Tuesday, August 4, 2020
University of Iowa Technology Institute

Virtual event on Aug. 12 to examine how a ‘digital twin’ can reduce injuries through better designed female body armor

Pressure to design modern, properly fitting body armor and personal protective equipment (PPE) for women is mounting as more women serve in the military, law enforcement, construction, and other dangerous professions. 

“For too long, PPE came in ‘one size fits most’ and typically was designed for the average male,” says Travis Klopfenstein, University of Iowa Technology Institute (ITI) executive director for programs. “Performing strenuous and mission-critical tasks with ill-fitting PPE can lead to significant discomfort, pain, and injury.”

A bipartisan coalition of lawmakers is pushing for federal action to address the PPE gap, but analysis of the problem is limited, and testing and validating new designs could still take years. 

Virtual avatars Santos and Sophia can test and analyze equipment through countless scenarios in a simulated environment.

Solutions lie in the virtual world where a digital twin – an accurate human representation in the form of a virtual model – allows testing to occur more quickly and at a lower cost than the traditional approach of manufacturing prototypes to identify flaws. ITI has mature technology that can help improve the fit and performance of female PPE such as body armor, Klopfenstein says.

ITI is contributing to the solution and is leveraging its expertise and leadership in human modeling and simulation to convene national stakeholders from academia, the U.S. Department of Defense (DoD), and industry to examine how to respond to the need for properly fitting female body armor. 

ITI is hosting the first annual Iowa Virtual Human Summit from 7:30 to noon (CT), Aug. 12 to examine “Using Digital Twins in Modeling & Simulation to Improve Female Body Armor.” Registration is still open for the free virtual event.

Among the speakers: 

  • A representative from the U.S. Army’s Synthetic Training Environment (STE) Cross Functional Team will highlight the importance of high-fidelity, non-scripted soldier avatars.
  • A representative from U.S. Army Program Executive Office (PEO) Soldier, which is responsible for fielding body armor, will share their team’s latest work.
  • The Department of Homeland Security (DHS) will present their work on body armor for female law enforcement officers.
  • Sen. Joni Ernst (Iowa), who chairs the Armed Services Committee Emerging Threats and Capabilities Subcommittee and has pushed the legislation, will provide her perspective as a female combat veteran. Representatives from both political parties are expected to attend. 
Sophia and Soldier climbing ladder

ITI has a track record of analyzing the stress equipment puts on female and male soldiers. Working with the U.S. Marine Corps, UI researchers found the rigid nature of an armor plate and a plate-carrying vest better fit male torsos than female torsos and joint toques and stress differ between males and females.

“ITI has had significant expertise in human modeling and simulation addressing armor design, testing, and evaluation for quite some time,” says ITI Director Karim Malek, a professor of biomedical engineering and a world-renowned expert in human modeling and simulation. “We've worked with at least three companies that design and manufacture armor, as well as three or four entities within the U.S. Army, the U.S. Marines, and Special Forces that are assessing armor. You can save a lot of time and money if you use simulation in order to solve your problems before you actually cut metal.”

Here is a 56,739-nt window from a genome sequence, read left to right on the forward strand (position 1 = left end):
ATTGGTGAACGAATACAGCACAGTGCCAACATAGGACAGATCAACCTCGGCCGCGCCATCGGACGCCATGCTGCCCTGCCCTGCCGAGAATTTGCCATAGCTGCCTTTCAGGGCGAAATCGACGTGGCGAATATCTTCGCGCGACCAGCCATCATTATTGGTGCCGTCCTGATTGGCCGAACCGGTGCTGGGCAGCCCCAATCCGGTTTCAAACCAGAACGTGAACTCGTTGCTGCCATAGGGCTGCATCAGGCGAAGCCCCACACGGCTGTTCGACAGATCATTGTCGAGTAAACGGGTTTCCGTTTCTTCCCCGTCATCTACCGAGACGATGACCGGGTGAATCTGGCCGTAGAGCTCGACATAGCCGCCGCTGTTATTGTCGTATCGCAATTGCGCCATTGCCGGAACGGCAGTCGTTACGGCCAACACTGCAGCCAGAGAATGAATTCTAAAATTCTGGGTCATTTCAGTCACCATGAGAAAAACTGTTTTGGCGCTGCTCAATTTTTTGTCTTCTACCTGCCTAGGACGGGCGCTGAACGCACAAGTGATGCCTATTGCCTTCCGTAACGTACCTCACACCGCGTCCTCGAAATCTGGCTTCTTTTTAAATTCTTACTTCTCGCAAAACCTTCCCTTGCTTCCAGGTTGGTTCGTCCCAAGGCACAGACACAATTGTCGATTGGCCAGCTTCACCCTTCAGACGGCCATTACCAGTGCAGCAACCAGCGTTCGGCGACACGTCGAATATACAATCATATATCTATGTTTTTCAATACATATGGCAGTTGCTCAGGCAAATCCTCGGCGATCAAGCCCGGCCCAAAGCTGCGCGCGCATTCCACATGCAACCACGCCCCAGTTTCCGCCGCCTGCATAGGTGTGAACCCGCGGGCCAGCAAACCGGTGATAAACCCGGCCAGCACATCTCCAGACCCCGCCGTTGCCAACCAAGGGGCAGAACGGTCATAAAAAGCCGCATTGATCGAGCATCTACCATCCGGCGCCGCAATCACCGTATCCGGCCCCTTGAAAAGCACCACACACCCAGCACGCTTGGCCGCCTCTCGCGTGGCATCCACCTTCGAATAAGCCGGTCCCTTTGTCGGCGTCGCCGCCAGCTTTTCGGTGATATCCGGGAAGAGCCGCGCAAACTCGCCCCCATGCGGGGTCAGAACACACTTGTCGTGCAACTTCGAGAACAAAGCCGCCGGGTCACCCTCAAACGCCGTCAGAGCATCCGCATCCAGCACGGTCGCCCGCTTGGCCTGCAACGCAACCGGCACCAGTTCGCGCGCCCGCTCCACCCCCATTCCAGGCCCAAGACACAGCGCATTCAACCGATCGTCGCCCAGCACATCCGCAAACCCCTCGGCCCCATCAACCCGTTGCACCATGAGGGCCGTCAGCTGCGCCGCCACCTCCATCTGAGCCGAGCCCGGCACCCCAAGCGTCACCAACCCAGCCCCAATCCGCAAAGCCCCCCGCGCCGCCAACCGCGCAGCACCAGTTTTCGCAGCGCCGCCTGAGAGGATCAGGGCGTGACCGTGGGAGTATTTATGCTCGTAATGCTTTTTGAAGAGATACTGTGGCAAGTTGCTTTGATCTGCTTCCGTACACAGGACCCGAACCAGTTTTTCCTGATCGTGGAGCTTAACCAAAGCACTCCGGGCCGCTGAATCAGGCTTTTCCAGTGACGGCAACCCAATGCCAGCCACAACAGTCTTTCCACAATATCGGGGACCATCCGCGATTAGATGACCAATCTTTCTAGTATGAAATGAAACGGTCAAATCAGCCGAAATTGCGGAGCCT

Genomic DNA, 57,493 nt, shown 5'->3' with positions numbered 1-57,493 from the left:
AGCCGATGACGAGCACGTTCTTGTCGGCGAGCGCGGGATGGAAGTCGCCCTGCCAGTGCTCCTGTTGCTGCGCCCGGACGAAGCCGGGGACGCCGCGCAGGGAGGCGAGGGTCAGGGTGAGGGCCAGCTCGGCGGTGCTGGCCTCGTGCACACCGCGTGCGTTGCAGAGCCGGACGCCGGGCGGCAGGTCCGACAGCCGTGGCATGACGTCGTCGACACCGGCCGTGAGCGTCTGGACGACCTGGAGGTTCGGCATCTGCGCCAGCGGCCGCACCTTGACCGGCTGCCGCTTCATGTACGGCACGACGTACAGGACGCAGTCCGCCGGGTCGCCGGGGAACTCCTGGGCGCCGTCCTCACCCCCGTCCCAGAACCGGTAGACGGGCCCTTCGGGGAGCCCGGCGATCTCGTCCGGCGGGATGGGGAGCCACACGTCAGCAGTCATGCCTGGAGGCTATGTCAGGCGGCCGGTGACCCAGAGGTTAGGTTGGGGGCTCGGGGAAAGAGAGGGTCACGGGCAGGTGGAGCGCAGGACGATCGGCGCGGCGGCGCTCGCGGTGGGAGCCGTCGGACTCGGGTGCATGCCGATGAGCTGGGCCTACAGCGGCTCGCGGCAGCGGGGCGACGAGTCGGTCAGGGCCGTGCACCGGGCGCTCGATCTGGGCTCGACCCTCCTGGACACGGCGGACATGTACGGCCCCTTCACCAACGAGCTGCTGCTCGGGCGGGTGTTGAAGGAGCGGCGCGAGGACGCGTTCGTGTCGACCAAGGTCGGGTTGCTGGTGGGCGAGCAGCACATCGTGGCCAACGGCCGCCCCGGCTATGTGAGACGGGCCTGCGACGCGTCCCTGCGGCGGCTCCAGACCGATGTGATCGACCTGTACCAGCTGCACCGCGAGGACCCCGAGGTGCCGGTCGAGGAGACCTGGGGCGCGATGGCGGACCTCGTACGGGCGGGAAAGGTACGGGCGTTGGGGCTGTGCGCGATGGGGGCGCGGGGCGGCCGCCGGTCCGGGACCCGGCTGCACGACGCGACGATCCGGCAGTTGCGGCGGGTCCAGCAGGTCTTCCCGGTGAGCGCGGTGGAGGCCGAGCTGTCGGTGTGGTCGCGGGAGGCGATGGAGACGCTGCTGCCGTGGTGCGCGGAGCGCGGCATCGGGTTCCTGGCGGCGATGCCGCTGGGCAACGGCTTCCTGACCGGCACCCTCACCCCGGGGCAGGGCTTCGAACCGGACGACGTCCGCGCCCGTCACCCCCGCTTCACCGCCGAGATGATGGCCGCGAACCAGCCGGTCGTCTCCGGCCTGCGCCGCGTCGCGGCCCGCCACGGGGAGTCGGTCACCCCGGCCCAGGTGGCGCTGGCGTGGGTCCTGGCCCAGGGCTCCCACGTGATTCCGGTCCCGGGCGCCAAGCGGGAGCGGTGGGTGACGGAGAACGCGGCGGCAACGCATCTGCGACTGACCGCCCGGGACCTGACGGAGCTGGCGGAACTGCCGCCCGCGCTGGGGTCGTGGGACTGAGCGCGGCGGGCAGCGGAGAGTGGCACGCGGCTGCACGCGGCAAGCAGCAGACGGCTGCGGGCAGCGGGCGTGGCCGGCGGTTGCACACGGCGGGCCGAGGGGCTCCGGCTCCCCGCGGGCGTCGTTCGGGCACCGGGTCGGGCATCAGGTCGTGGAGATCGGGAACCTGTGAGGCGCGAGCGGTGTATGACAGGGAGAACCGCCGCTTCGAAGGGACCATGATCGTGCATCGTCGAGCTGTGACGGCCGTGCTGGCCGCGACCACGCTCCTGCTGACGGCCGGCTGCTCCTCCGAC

ITI has Sophia, who is the only known digital twin for a female soldier. Sophia is a biomechanically accurate, validated, physics-based female avatar enabling the design, testing, and evaluation of equipment for females. Sophia and companion Santos were invented at ITI's Virtual Soldier Research (VSR) Program, which is directed by Malek and has grown as a result of $60 million in external research and development investment. VSR combines the disciplines of computer science, computer graphics, physiology, engineering, biomechanics, robotics, artificial intelligence, and optimization.

“You want to protect the soldier, but at the same time you want them to be able to maneuver and move, so we came in to evaluate the various options in the design process,” Malek says of past tests of human response to body armor for upper and lower extremities. “People come up with many options: steel, ceramics, carbon fiber, you name it, and all of these options are great, but you have to have a way to test all those options. They have to undergo every task that the soldier does.”

Klopfenstein, an Air Force veteran, explains further.

“We have physics-based 3D models of every piece of warfighting gear for female Marines – helmets, body armor, weaponry, rucksacks, boots, etc.,” he says. “This enables us to outfit a Marine and then try out various armor design concepts during specific warfighting tasks and provide the U.S. Military with the results of these tests.  Changing the digital twin Sophia from a specific size, strength, and build enables us to investigate the various ways of executing tasks and mission effectiveness.”


The University of Iowa Technology Institute is a world-class research organization founded in 1981. Comprising a multi-disciplinary team of scholars, scientists, and engineers, ITI supports more than 25 laboratories and centers and focuses its research into seven mission areas: Aerospace Technology, Environment and Energy, Biotechnology, Systems and Sensors, Human Modeling and Simulation, Advanced Manufacturing and Materials, and Vehicle Safety and Automated Driving.